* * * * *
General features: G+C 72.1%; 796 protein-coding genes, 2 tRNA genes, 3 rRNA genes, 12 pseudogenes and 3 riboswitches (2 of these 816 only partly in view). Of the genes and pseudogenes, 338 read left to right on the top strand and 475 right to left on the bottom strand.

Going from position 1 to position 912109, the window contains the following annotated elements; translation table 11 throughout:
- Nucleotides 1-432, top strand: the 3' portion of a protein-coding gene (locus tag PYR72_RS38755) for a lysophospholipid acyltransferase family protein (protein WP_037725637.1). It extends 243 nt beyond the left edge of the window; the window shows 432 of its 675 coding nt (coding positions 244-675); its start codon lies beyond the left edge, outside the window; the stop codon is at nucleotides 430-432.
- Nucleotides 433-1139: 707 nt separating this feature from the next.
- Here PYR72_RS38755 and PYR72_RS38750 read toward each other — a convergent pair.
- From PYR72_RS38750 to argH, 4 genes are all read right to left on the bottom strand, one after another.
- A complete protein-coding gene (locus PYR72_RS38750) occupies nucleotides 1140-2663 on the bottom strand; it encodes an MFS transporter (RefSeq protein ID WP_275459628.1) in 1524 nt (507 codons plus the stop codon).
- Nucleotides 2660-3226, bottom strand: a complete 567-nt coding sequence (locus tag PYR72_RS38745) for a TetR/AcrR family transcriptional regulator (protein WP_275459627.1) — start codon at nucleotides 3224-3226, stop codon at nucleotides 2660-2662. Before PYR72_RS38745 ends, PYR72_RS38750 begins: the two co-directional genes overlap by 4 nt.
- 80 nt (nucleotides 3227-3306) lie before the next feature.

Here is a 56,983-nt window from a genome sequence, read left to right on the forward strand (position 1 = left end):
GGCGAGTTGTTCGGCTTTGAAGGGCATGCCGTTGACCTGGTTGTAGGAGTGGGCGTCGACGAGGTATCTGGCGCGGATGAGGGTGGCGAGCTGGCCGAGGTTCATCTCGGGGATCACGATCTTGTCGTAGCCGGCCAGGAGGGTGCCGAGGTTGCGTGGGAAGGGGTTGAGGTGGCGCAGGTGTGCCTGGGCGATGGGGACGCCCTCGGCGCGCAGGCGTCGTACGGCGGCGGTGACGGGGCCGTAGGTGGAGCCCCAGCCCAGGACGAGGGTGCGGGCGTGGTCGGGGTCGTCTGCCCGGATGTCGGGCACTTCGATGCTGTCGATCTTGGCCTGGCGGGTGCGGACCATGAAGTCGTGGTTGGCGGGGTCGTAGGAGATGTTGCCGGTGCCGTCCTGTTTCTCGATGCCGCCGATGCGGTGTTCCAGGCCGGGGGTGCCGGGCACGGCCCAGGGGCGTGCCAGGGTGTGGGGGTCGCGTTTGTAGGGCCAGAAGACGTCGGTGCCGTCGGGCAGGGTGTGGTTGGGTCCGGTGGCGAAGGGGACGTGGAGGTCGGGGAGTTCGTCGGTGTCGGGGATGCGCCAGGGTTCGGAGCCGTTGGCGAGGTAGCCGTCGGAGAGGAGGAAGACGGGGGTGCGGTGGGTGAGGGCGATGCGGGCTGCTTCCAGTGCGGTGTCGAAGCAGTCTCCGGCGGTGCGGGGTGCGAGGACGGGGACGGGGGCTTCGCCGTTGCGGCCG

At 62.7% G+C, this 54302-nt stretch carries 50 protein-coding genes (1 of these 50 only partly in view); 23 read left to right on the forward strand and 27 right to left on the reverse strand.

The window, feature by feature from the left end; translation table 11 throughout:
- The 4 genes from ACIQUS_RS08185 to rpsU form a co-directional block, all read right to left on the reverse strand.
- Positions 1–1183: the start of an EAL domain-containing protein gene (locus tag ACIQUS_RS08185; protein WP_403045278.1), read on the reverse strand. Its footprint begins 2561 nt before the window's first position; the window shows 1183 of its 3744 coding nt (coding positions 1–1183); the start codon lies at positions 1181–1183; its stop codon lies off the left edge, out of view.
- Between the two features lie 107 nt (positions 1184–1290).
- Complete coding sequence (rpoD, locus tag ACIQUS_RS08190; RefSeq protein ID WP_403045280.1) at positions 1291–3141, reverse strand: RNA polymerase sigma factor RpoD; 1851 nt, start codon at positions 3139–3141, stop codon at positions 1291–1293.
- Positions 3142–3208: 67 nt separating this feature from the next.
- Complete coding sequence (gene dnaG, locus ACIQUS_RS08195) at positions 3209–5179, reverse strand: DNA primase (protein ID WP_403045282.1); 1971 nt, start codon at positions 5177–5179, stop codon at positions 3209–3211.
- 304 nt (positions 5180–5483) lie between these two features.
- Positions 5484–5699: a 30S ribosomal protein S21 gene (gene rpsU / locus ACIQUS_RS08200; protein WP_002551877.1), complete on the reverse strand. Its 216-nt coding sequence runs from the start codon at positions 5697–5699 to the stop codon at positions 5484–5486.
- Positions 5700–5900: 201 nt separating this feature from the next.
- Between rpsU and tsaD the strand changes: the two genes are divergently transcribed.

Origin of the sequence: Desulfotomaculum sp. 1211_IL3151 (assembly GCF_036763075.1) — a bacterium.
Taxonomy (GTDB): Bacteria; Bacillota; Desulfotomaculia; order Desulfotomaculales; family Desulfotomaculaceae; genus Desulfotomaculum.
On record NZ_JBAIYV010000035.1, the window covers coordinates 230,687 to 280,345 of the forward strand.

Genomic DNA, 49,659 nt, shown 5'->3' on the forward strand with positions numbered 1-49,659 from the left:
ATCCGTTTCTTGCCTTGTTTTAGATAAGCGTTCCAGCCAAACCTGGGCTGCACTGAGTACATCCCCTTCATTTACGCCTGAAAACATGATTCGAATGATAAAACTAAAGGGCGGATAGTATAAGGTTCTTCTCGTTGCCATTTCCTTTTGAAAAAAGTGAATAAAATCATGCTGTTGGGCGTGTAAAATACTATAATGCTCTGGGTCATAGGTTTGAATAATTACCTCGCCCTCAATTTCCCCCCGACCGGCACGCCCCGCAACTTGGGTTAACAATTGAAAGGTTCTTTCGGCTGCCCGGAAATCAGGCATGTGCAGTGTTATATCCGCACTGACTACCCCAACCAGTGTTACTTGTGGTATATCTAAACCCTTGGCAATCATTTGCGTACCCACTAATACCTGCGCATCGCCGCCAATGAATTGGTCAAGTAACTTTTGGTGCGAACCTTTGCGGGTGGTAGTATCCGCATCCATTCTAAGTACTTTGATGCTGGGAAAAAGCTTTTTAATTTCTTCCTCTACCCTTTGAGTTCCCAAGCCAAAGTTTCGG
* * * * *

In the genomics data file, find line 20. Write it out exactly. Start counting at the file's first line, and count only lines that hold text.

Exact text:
- 304 nt (positions 5180–5483) lie between these two features.